Train, train, train. Train of fools.
In my seventeen years as a massage therapist, I am still amazed by some of the things I see in my office. Being situated 1/10th of a mile from the finish line of one of the most prestigious marathons in the world, the Boston Marathon, we see more than our fair share of runners coming through our doors. I am so impressed with the dedication they have made over what is typically a harsh and unfair winter (this winter was an exception) while training for a race that is even more unforgiving in not just its unpredictable race-day climate, but elevation changes and road conditions (thank god for the best race day fans in the world).
Training for a marathon is a rite of passage for most. Whether they are running their initial race or trudging onto their 50th before age 50, they all have one thing in common, an unrelenting desire to conquer the course and put a check mark on the bucket list.
We are just weeks away from the start of the 116th running of the Boston Marathon. I hope this blog post will serve as a reminder that you are so close to achieving your goals and nothing should distract you from attaining them, especially yourself. This is the time in your training that you are likely running more miles than you have ever run in your life. It only stands to reason that your body will begin to struggle more and more in its recovery phase. There is an old saying; “Listen to your body”. This does not mean there is an actual voice from within that will speak to you. This means that you should pay close attention the signs. Signs that indicate your body’s need for attention. Many of us grew up with a “no pain, no gain” mentality in our training. That refers to the burn you feel from a rigorous activity, not the ignoring of a constant pain that occurs within the first mile or two of a run that comes and goes. Those pains are signs that your body needs some attention.
Attention does not mean get a massage (although it will likely benefit you). Attention means that you should possibly stretch more before and after runs. You should take stock of your nutritional intake before, during and after your increased running days. You should ask a health care professional (not your running partner) about any changes in your performance.
Google can be a godsend, but it can also be a calamity. Let’s say for instance that you are suddenly experiencing pain on the outside of your knee. If you “Google it”, it may show you articles related to Iliotibial Band (ITB) Friction syndrome. If you ask your running mate and they may say; “Oh, I had that. I read on Google that it’s probably just ITB friction syndrome. You should foam roll it”. You have two “trusted” non-professional sources that you feel confident understand your issue. Now you spend sporadic times possibly foam rolling (correctly and incorrectly) over the next few weeks, perhaps you try to stretch it. But, to no avail, it still is giving you a bear of a time. You have now lost valuable training time, possibly created greater irritation to the issue, lost significant time to rehab the issue, created a mental hurdle that you need to overcome every time you go out for a run and now the race is in just 4 weeks.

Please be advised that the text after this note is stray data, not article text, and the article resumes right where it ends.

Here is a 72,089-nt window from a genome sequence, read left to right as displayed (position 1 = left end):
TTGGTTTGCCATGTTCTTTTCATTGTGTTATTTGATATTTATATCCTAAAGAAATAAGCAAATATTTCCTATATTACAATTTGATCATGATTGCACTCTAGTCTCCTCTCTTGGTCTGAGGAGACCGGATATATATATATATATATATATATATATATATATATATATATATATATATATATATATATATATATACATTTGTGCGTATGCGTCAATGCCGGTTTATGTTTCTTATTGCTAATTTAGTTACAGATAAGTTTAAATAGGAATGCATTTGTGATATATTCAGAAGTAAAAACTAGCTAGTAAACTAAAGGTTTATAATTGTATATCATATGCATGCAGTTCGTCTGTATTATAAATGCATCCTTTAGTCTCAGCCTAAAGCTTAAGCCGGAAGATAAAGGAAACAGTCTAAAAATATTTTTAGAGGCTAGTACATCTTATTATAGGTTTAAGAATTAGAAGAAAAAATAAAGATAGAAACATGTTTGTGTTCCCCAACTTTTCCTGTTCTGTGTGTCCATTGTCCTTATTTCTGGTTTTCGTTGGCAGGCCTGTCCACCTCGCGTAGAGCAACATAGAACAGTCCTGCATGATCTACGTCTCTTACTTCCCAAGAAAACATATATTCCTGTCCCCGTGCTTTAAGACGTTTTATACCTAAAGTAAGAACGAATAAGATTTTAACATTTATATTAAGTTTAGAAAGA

Is it too late? In this case possibly not. However, in others, it may be likely that your minor injury that you tried to run through or self-assess is now so severe that running a 5K seems like a monumental hurdle.
In the coming weeks, we are going to see “you” come limping through our doors with “save me” scrolled across your forehead. We are very well equipped to accommodate your issues and can be a significant resource in getting you across the finish line on April 16th. The heavy mileage you place upon your body is cumulative. You are training to become a part of an elite fraternity of runners who can say they ran the Boston Marathon. Don’t waste these last 4 weeks ignoring the signs and running through the pain. Now is the time to take heed with your training and attend to the minor issues that arise. Marathon day adrenaline will get you though much of the race, but injuries can become sever and completely derail a chance of a lifetime.
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